2009 Math Biology Seminar - 12

  • Date: 08/31/2009
Elias August

University of British Columbia


Elucidating pathways in bacterial chemotaxis & a novel method for checking parameter identifiability


Nonlinear dynamical systems are prevalent in systems biology, where they are often used to represent a biological system. Its dynamical behaviour is often impossible to understand by intuition alone without such mathematical models. Ideas and methods from systems and control engineering can help us to understand how the pathway architecture and parameter choices produce the desired performance and robustness in the observed dynamics. In this talk, we first show the direct interaction of a theoretical analysis with efficiently setting up experiments. We present the application of tools from engineering for designing biological experiments to elucidate the signalling pathway in the chemotactic system of /Rhodobacter sphaeroides/. In the second part, we focus on the problem of finding experimental setups that allow for full state observability and parameter identifiability of a nonlinear dynamical system; that is, whether the values of system states and parameters can be deduced from output data (experimental observations). This is an important question to answer as often observability and identifiability are assumed, which might lead to costly repetitions of experiments. We present a novel approach to check a priori for parameter identifiability and use new, state of the art computational tools for the implementation. Examples from biology are used to illustrate our method.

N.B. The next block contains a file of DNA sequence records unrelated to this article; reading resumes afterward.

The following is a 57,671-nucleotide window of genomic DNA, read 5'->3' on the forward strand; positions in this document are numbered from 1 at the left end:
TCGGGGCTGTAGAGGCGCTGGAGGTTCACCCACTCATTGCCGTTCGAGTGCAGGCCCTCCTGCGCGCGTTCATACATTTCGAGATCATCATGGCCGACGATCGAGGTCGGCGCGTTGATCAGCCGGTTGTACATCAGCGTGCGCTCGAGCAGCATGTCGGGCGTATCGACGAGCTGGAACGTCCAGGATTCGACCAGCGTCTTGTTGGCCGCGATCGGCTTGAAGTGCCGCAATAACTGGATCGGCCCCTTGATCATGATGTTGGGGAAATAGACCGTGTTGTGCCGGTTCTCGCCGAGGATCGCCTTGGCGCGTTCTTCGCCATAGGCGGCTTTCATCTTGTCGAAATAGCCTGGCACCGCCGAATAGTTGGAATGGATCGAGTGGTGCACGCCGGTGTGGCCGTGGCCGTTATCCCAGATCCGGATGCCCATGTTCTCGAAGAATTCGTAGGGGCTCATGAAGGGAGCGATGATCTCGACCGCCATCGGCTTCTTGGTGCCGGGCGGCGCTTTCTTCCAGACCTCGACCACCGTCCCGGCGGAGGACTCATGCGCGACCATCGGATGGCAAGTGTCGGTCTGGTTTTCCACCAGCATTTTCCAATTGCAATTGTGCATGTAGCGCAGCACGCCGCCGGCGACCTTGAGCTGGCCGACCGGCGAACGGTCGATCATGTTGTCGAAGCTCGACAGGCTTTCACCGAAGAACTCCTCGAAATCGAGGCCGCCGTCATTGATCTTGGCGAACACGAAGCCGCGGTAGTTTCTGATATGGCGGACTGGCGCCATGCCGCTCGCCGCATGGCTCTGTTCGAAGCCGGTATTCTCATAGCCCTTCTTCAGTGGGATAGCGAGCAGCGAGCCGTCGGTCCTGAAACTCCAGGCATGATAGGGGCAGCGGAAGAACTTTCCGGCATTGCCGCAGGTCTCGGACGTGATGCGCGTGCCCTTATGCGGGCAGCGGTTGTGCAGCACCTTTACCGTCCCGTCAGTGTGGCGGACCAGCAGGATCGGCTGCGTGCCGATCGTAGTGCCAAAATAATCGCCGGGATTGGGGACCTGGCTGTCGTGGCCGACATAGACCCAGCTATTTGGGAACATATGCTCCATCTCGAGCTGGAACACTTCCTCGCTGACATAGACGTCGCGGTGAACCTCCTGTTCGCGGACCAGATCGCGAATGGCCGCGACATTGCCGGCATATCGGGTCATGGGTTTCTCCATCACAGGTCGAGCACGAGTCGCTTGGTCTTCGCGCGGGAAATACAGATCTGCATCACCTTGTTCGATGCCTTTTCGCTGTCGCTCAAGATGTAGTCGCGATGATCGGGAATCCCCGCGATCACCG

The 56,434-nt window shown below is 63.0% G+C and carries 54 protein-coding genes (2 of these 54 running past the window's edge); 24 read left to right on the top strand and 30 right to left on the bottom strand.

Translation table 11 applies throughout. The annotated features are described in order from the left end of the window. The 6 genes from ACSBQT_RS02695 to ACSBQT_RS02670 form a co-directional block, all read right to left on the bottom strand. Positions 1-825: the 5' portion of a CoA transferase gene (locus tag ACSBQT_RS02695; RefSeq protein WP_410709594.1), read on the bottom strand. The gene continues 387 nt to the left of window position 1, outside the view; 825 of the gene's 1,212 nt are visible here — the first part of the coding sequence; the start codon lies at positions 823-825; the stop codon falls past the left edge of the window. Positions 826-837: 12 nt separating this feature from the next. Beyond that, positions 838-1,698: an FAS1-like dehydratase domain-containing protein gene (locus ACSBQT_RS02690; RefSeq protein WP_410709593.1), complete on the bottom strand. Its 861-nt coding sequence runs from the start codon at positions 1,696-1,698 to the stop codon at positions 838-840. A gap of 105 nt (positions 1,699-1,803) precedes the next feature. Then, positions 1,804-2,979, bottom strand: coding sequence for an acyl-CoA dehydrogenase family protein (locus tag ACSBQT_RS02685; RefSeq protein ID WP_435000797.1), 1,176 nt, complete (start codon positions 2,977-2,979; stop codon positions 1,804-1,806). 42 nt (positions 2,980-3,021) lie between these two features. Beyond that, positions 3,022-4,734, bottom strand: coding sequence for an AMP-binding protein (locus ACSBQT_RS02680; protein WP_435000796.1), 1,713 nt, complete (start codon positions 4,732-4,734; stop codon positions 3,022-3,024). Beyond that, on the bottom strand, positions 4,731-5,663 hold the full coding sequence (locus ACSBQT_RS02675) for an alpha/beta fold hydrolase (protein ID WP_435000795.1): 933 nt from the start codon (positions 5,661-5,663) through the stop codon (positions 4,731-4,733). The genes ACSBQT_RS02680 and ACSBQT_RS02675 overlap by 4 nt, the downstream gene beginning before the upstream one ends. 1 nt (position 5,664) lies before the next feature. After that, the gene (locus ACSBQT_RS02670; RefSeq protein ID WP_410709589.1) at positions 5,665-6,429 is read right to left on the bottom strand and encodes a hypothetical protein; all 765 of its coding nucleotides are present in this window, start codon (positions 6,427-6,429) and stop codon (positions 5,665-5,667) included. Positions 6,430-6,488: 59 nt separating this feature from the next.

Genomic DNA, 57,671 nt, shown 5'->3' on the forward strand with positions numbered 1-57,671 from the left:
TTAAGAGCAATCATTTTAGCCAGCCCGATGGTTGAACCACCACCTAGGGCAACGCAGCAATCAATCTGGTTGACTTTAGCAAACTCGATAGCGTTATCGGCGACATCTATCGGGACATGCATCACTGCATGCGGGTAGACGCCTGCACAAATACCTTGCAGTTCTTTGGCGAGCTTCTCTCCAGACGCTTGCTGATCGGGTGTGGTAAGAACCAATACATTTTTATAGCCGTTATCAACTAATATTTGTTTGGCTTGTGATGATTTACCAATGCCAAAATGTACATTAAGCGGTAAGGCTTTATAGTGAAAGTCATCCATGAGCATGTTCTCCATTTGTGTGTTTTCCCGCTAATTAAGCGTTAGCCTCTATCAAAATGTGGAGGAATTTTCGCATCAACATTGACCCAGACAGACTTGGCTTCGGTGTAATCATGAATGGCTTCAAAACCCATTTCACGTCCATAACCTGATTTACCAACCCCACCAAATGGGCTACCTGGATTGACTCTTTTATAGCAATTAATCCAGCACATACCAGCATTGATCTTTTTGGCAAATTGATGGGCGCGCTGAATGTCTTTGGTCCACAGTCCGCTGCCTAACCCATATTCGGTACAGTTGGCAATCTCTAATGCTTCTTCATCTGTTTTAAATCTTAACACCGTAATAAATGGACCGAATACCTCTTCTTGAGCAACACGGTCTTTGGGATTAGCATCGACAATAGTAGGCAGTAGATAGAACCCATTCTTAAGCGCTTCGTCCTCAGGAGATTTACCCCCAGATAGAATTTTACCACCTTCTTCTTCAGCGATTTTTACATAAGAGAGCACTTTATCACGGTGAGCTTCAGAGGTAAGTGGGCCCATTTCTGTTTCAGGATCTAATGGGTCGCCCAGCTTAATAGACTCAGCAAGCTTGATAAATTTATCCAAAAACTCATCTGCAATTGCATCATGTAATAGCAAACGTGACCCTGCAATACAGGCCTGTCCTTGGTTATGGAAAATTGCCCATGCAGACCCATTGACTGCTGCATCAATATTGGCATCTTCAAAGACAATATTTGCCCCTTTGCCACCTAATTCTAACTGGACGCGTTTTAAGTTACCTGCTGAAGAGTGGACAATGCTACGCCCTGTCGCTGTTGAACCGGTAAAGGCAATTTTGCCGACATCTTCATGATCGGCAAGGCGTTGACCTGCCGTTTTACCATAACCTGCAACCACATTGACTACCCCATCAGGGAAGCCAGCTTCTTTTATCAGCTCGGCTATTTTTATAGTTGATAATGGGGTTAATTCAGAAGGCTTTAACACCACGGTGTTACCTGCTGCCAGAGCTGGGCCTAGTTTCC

2:00pm-3:00pm, WMAX 216